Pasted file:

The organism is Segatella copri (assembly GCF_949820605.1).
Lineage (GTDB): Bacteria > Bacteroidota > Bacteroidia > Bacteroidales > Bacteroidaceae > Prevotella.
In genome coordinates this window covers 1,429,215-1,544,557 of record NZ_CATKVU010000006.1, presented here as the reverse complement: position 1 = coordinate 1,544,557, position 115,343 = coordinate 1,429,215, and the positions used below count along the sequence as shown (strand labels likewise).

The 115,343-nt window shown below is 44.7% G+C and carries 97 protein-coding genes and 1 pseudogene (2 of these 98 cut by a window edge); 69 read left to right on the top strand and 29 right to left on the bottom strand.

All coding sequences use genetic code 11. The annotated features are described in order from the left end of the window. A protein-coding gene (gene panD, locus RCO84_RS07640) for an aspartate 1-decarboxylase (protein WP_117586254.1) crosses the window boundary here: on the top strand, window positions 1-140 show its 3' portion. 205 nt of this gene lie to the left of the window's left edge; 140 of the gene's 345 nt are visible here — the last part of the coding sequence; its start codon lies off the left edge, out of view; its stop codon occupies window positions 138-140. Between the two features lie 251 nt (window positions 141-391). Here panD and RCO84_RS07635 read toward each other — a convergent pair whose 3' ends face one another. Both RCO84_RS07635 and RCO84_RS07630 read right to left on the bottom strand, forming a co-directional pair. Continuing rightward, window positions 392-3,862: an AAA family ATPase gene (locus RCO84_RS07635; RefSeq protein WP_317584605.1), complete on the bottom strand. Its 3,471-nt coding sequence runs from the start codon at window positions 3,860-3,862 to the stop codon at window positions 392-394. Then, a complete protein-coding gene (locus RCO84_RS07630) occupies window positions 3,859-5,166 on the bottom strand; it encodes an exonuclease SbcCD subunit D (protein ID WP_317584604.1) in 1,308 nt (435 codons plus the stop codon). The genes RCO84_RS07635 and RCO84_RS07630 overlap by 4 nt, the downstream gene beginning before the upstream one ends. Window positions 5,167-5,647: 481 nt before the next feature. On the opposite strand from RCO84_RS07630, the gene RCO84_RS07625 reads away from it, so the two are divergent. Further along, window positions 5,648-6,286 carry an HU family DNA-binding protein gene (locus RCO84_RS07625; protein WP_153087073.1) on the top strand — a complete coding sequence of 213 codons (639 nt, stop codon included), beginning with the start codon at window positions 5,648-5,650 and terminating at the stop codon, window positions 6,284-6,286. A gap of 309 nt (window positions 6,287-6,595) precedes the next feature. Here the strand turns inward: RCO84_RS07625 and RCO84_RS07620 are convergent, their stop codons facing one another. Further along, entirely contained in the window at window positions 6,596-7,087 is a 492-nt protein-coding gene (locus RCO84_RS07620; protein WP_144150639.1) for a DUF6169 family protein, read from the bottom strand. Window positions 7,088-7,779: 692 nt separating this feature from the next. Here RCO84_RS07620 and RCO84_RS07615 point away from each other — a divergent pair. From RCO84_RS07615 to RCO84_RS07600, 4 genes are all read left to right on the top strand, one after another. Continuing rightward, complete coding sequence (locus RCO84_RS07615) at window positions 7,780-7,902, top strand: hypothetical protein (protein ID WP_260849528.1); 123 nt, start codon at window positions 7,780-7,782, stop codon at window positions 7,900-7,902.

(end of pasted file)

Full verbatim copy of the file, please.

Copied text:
The organism is Segatella copri (assembly GCF_949820605.1).
Lineage (GTDB): Bacteria > Bacteroidota > Bacteroidia > Bacteroidales > Bacteroidaceae > Prevotella.
In genome coordinates this window covers 1,429,215-1,544,557 of record NZ_CATKVU010000006.1, presented here as the reverse complement: position 1 = coordinate 1,544,557, position 115,343 = coordinate 1,429,215, and the positions used below count along the sequence as shown (strand labels likewise).

The 115,343-nt window shown below is 44.7% G+C and carries 97 protein-coding genes and 1 pseudogene (2 of these 98 cut by a window edge); 69 read left to right on the top strand and 29 right to left on the bottom strand.

All coding sequences use genetic code 11. The annotated features are described in order from the left end of the window. A protein-coding gene (gene panD, locus RCO84_RS07640) for an aspartate 1-decarboxylase (protein WP_117586254.1) crosses the window boundary here: on the top strand, window positions 1-140 show its 3' portion. 205 nt of this gene lie to the left of the window's left edge; 140 of the gene's 345 nt are visible here — the last part of the coding sequence; its start codon lies off the left edge, out of view; its stop codon occupies window positions 138-140. Between the two features lie 251 nt (window positions 141-391). Here panD and RCO84_RS07635 read toward each other — a convergent pair whose 3' ends face one another. Both RCO84_RS07635 and RCO84_RS07630 read right to left on the bottom strand, forming a co-directional pair. Continuing rightward, window positions 392-3,862: an AAA family ATPase gene (locus RCO84_RS07635; RefSeq protein WP_317584605.1), complete on the bottom strand. Its 3,471-nt coding sequence runs from the start codon at window positions 3,860-3,862 to the stop codon at window positions 392-394. Then, a complete protein-coding gene (locus RCO84_RS07630) occupies window positions 3,859-5,166 on the bottom strand; it encodes an exonuclease SbcCD subunit D (protein ID WP_317584604.1) in 1,308 nt (435 codons plus the stop codon). The genes RCO84_RS07635 and RCO84_RS07630 overlap by 4 nt, the downstream gene beginning before the upstream one ends. Window positions 5,167-5,647: 481 nt before the next feature. On the opposite strand from RCO84_RS07630, the gene RCO84_RS07625 reads away from it, so the two are divergent. Further along, window positions 5,648-6,286 carry an HU family DNA-binding protein gene (locus RCO84_RS07625; protein WP_153087073.1) on the top strand — a complete coding sequence of 213 codons (639 nt, stop codon included), beginning with the start codon at window positions 5,648-5,650 and terminating at the stop codon, window positions 6,284-6,286. A gap of 309 nt (window positions 6,287-6,595) precedes the next feature. Here the strand turns inward: RCO84_RS07625 and RCO84_RS07620 are convergent, their stop codons facing one another. Further along, entirely contained in the window at window positions 6,596-7,087 is a 492-nt protein-coding gene (locus RCO84_RS07620; protein WP_144150639.1) for a DUF6169 family protein, read from the bottom strand. Window positions 7,088-7,779: 692 nt separating this feature from the next. Here RCO84_RS07620 and RCO84_RS07615 point away from each other — a divergent pair. From RCO84_RS07615 to RCO84_RS07600, 4 genes are all read left to right on the top strand, one after another. Continuing rightward, complete coding sequence (locus RCO84_RS07615) at window positions 7,780-7,902, top strand: hypothetical protein (protein ID WP_260849528.1); 123 nt, start codon at window positions 7,780-7,782, stop codon at window positions 7,900-7,902.